Al Hirschfeld Theater

302 W 45th St New York

LGBT Theater District/Al Hirschfeld Theater
NYC LGBT Historic Sites Project
Written By NYC LGBT Historic Sites Project

The first initiative to document historic and cultural sites associated with the LGBT community in New York City, illustrating the richness of the city's history and the community's influence on America.

History

When this venue was known as the Martin Beck Theater, there were three LGBT-associated productions that were enormous hits: The Voice of the Turtle (1947; opened at the Morosco Theater) by John Van Druten; Grand Hotel (1989-92), directed and choreographed by Tommy Tune (Best Direction of a Musical and Best Choreography Tony Awards), and with actor Michael Jeter (Best Featured Actor in a Musical Tony Award); and Guys and Dolls (revival, 1992-95), with costume design by William Ivey Long, and with actor Nathan Lane. Other LGBT-associated big hits, all musicals, included On the Town (1945-46, opened at the Adelphi Theater), with music by Leonard Bernstein, choreography by Jerome Robbins, production design by Oliver Smith, and with actor Cris Alexander; Bye Bye Birdie (1960) by Michael Stewart (Best Musical Tony Award), with costume design by Miles White, and with actors Paul Lynde and Charles Nelson Reilly; Milk and Honey (1961-63) by Don Appell, with music and lyrics by Jerry Herman, and costume design by Miles White; Oliver (1965), with book, music and lyrics by Lionel Bart (Best Composer and Lyricist Tony Award); Into the Woods (1987-89), with music and lyrics by Stephen Sondheim (Best Original Score Tony Award), and scenic design by Tony Straiges; and Kiss Me, Kate (revival, 1999-2001), with music and lyrics by Cole Porter (Best Revival of a Musical Tony Award), and costume design by Martin Packledinaz (Best Costume Design Tony Award).

Other plays here by LGBT creators included A la Carte (1927) by George Kelly; Flowers of the Forest (1935) by John van Druten, and with actor Katharine Cornell; The Pirate (1942-43), with costume design by Miles White, and with actors Alfred Lunt and Lynn Fontanne; The Corn Is Green (1943) by Emlyn Williams; A Connecticut Yankee (1943-44), with lyrics by Lorenz Hart; St. Louis Woman (1946) by Arna Bontemps and Countee Cullen, and with choreography by Charles Walters; The Rose Tattoo (1951; Best Play Tony Award), with Sal Mineo, Orpheus Descending (1957), and Sweet Bird of Youth (1959-60), all by Tennessee Williams; The Grass Harp (1952) by Truman Capote, with scenic and costume design by Cecil Beaton; Candide (1956-57), with music by Leonard Bernstein, scenic design by Oliver Smith, and costume design by Irene Sharaff; Who Was That Lady I Saw You With? (1958), with scenic design by Rouben Ter-Arutunian; Say, Darling (1958-59, opened at the ANTA Playhouse), designed by Oliver Smith; The Ballad of the Sad Café (1963-64), based on a novella by Carson McCullers, A Delicate Balance (1966-67; Pulitzer Prize for Drama), and All Over (1971), all by Edward Albee, the second with scenic design by William Ritman, and the latter with scenic and costume design by Rouben Ter-Arutunian; Hallelujah, Baby! (1967-68) by Arthur Laurents (Best Musical Tony Award), with costume design by Irene Sharaff; Habeas Corpus (1975-76) by Alan Bennett; Happy End (1977), adapted by Michael Feingold; The Little Foxes (revival, 1981), with costume design by Florence Klotz; The Rink (1984) by Terrence McNally, with music and lyrics by John Kander and Fred Ebb; and Moon Over Buffalo (1995-96), with costume design by Bob Mackie. Strange Interlude (1963; opened at the Hudson Theater) was the first revival of Eugene O’Neill’s 1928 play, which had included an early closeted gay male character.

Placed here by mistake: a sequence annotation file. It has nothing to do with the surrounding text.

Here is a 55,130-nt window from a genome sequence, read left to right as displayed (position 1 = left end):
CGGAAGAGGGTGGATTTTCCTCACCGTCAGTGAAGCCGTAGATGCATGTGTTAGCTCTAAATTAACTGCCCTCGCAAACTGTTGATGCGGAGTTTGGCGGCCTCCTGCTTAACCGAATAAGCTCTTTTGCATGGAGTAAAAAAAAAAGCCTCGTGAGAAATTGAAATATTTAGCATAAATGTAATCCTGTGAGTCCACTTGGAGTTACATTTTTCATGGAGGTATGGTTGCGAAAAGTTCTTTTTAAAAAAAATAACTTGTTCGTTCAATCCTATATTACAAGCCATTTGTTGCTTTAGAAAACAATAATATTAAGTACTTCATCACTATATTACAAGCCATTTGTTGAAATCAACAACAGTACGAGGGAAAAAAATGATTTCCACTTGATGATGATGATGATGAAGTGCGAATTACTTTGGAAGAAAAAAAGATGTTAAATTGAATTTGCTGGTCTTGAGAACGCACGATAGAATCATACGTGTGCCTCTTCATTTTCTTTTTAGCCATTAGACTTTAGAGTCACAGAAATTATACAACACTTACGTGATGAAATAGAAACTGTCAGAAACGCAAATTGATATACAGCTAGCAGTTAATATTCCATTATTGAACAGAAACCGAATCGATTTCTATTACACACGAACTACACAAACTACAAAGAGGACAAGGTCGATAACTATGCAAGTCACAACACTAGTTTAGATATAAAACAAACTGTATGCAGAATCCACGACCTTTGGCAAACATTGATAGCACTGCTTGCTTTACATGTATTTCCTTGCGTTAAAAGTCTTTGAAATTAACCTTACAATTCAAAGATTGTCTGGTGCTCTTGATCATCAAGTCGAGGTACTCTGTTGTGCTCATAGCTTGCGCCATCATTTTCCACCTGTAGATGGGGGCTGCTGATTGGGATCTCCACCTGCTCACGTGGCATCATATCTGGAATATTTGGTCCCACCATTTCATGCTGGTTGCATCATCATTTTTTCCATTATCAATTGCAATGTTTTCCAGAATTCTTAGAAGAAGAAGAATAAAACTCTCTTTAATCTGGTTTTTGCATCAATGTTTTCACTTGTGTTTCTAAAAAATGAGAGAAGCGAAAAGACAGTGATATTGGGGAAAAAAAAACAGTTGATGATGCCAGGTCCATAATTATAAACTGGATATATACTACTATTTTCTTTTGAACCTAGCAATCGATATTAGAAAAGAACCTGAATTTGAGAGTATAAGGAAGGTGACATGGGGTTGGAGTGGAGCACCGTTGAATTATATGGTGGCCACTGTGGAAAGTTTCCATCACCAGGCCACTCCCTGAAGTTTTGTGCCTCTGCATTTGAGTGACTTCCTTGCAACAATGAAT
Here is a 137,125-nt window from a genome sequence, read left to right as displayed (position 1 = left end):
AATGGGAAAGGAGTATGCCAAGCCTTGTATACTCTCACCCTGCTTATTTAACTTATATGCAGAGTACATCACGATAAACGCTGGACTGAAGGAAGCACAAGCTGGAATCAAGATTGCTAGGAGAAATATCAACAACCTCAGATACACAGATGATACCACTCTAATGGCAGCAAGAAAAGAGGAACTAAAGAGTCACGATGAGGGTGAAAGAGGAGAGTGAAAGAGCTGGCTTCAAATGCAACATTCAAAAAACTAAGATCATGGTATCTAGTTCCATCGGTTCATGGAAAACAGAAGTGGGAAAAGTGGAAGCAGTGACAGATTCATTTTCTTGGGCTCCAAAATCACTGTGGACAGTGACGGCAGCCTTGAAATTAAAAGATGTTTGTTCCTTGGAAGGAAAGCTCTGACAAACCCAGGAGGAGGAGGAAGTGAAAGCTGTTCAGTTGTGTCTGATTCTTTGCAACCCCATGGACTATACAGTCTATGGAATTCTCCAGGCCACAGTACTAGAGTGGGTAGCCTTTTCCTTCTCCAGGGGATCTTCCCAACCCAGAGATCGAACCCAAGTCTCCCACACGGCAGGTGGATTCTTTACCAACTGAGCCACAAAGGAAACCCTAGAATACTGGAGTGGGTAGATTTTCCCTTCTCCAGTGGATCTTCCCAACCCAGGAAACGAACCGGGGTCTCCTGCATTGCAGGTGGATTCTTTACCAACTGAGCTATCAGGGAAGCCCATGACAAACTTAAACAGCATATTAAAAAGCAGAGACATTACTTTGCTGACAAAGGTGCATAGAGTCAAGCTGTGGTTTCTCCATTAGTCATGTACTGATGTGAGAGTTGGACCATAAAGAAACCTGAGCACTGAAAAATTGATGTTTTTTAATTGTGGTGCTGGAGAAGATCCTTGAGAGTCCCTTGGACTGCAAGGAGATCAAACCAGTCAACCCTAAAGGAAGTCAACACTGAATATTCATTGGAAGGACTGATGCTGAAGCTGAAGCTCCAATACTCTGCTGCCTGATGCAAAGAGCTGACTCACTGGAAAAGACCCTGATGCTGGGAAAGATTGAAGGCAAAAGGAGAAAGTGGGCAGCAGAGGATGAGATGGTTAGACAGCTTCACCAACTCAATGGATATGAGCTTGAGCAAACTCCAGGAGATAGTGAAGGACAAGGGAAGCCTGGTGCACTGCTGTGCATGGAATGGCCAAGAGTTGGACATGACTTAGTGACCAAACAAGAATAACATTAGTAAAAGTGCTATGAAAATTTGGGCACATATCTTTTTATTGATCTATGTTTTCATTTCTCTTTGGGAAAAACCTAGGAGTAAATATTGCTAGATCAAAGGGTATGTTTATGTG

“First Lady of the Theater” Katharine Cornell appeared in five other plays at the Martin Beck, all staged by Guthrie McClintic: Romeo and Juliet (revival, 1934-35 and 1935-36), also with Maurice Evans, Ralph Richardson, and Tyrone Power; The Barretts of Wimpole Street (revival, 1935); Saint Joan (revival, 1936), also with Maurice Evans and Tyrone Power; Antony and Cleopatra (revival, 1947-48), for which she received the Best Actress in a Play Tony Award; and That Lady (1949-50). Other LGBT performers here included Claudette Colbert in Dynamo (1929); Alfred Lunt and Lynn Fontanne in Reunion in Vienna (1931-32); Katharine Hepburn in The Lake (1933-34); Ethel Waters in Cabin in the Sky (1940-41); Tallulah Bankhead in Foolish Notion (1945); Denholm Elliott in Ring Round the Moon (1950-51); Ray Stricklyn in The Climate of Eden (1952); Charles Laughton in Major Barbara (revival, 1956); Cyril Ritchard in The Happiest Girl in the World (1961); Sandy Dennis in Come Back to the Five & Dime, Jimmy Dean, Jimmy Dean (1982); and Nell Carter in Annie (revival, 1997).

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Building Information

Architect or Builder: G. Albert Lansburgh Year Built: 1923-24

Sources

“The 1st List of: Gay/Lesbian/Bi Industry People, Both in Front and Behind the Camera,” www.imdb.com, May 31, 2013. Adam Hetrick, “The Work of Broadway’s Gay and Lesbian Artistic Community Goes on Display Nov. 14 When the Leslie/Lohman Gay Art Foundation Gallery Presents ‘StageStruck: The Magic of Theatre Design’,” Playbill, Nov. 14, 2007. Internet Broadway Database. Martin Beck Theater Designation Report (New York: Landmarks Preservation Commission, 1987).

Cover Photo

Credit: Sarah Sargent/NYC LGBT Historic Sites Project, 2019.

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